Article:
Overcoming the fear of silence
I’ve overcome some big challenges in my life, but it appears none bigger than surviving five days at a silent retreat in Bali…or at least that’s what the response I’ve received would suggest.
Friends and family have flocked to hear the heroic tales of this epic adventure, with a mixture of admiration as to how I survived, and bewilderment that this terrible torture was actually self-inflicted.
I’ve shared the stories of bravery as I embraced the notion of doing absolutely nothing, and seen people marvel at my incredible self-mastery, remaining in silence ‘even when no-one was around’, leaving many people shaking their heads and remarking that ‘there’s no way they could have done that.’
So what has occurred to make us so terrified of silence?
I’d always assumed it was something we were born with, but after this conversation with my good friend in Lithuania, I’ve come to realise that for me this is a learned behaviour — a realisation I’ve found unbelievably empowering and liberating, and I hope it is for you too.
As I shared my fear with her she asked me three simple questions that have completely shifted my mindset.
“Why would you feel uncomfortable in silence? Do you have something to say?” she asked?.
“No, not necessarily,” I replied.
“Does the other person have something to say?” she continued.
“No, not necessarily.” I smiled.
“Well then why would you feel this discomfort,” she laughed.
It hit me. This wasn’t part of my DNA at all. This was part of me, and the narrative I was telling myself as I projected my fears onto the other person.
The more I sought to relieve these moments from awkward suffering, the more I became convinced that this awkwardness actually existed.
Now this isn’t to say I’ve never used silence as a tool. It was one of the most critical techniques I was taught when interviewing athletes as people’s natural desire to fill the space ensures the interviews go so much deeper — but I’ve never felt as much comfort with the thought of sitting in silence as I did after this moment.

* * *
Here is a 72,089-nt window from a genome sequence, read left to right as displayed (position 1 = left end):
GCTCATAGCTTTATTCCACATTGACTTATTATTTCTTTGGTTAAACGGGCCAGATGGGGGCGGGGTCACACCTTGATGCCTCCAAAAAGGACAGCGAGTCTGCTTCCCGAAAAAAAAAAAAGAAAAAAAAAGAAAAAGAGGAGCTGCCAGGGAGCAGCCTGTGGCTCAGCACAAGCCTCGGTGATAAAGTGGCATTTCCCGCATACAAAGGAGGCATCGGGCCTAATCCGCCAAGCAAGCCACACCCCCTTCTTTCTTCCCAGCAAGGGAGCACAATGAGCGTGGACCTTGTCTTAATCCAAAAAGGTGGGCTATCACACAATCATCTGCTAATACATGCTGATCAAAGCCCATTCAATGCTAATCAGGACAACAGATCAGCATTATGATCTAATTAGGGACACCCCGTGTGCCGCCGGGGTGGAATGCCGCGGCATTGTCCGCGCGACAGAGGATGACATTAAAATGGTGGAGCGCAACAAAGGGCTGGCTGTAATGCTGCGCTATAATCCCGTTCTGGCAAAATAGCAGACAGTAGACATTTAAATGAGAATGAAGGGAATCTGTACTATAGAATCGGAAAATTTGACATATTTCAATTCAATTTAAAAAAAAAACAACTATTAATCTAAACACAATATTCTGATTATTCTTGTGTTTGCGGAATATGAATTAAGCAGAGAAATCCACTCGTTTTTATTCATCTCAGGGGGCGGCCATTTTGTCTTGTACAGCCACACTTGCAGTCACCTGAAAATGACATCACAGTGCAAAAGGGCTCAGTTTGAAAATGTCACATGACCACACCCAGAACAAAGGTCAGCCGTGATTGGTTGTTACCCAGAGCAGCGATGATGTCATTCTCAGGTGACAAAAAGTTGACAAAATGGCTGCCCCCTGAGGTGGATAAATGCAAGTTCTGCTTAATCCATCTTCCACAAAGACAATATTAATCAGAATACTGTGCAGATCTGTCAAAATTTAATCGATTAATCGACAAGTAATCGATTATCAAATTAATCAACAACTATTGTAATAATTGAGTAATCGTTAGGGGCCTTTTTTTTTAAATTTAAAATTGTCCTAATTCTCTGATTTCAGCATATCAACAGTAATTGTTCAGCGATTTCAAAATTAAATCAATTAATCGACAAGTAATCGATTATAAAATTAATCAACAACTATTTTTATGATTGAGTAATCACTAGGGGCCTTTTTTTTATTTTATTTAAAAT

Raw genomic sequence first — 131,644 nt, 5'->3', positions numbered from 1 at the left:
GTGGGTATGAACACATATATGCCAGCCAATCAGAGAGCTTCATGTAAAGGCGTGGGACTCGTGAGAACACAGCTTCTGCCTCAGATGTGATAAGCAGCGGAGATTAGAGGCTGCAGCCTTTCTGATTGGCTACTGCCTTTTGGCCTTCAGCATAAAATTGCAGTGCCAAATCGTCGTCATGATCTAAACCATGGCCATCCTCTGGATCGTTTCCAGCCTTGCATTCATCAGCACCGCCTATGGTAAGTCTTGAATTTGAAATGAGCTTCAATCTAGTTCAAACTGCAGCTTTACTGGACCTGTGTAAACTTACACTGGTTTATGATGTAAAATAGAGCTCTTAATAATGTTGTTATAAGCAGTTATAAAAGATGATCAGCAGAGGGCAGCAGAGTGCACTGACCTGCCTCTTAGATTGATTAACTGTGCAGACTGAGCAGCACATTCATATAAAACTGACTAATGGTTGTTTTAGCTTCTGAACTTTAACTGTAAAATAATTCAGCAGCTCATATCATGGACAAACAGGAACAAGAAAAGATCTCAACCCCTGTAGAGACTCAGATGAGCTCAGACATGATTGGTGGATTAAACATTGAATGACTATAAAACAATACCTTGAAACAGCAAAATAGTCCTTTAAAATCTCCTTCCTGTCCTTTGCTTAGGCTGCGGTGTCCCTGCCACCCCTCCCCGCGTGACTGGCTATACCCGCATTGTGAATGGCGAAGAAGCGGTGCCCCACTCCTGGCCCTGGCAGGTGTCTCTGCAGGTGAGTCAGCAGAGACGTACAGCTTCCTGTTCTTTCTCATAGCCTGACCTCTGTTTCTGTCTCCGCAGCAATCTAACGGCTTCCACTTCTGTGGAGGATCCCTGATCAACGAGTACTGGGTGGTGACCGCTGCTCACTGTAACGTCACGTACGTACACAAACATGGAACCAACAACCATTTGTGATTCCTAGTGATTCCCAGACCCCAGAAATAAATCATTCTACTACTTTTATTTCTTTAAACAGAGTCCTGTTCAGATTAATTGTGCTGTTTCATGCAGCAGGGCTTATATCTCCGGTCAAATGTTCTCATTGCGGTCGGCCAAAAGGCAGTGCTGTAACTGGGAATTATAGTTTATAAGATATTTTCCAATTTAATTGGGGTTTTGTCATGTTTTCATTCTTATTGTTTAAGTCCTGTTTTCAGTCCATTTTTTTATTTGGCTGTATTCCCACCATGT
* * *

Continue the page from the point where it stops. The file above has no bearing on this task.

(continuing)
I’ve since been trying to embrace the tension and become more comfortable allowing the silence to sit and the impact has been profound, with conversations going deeper, longer, and enabling more difficult conversations to evolve, which previously would have been laughed off and remained at a surface level — a safe space, but an impossible space to impact real change.
There’s no doubt I still feel the discomfort every time the conversations falls flat, but I’m resisting the urge to speak, to be heard, to shift the awkwardness and instead just focusing on remembering the advice my friend gave me:
“Do you actually have something to say?….No?”
“Well then why on earth do you feel this discomfort?”
And every time, the conversation eventually continues and in a much deeper and more intimate place than where it left off.
I’d love to hear your journey with silence. It’s a constant challenge for me and your insight might just be the tip that helps me stay on course.
Thankyou so much for reading, I look forward to connecting with you on this topic.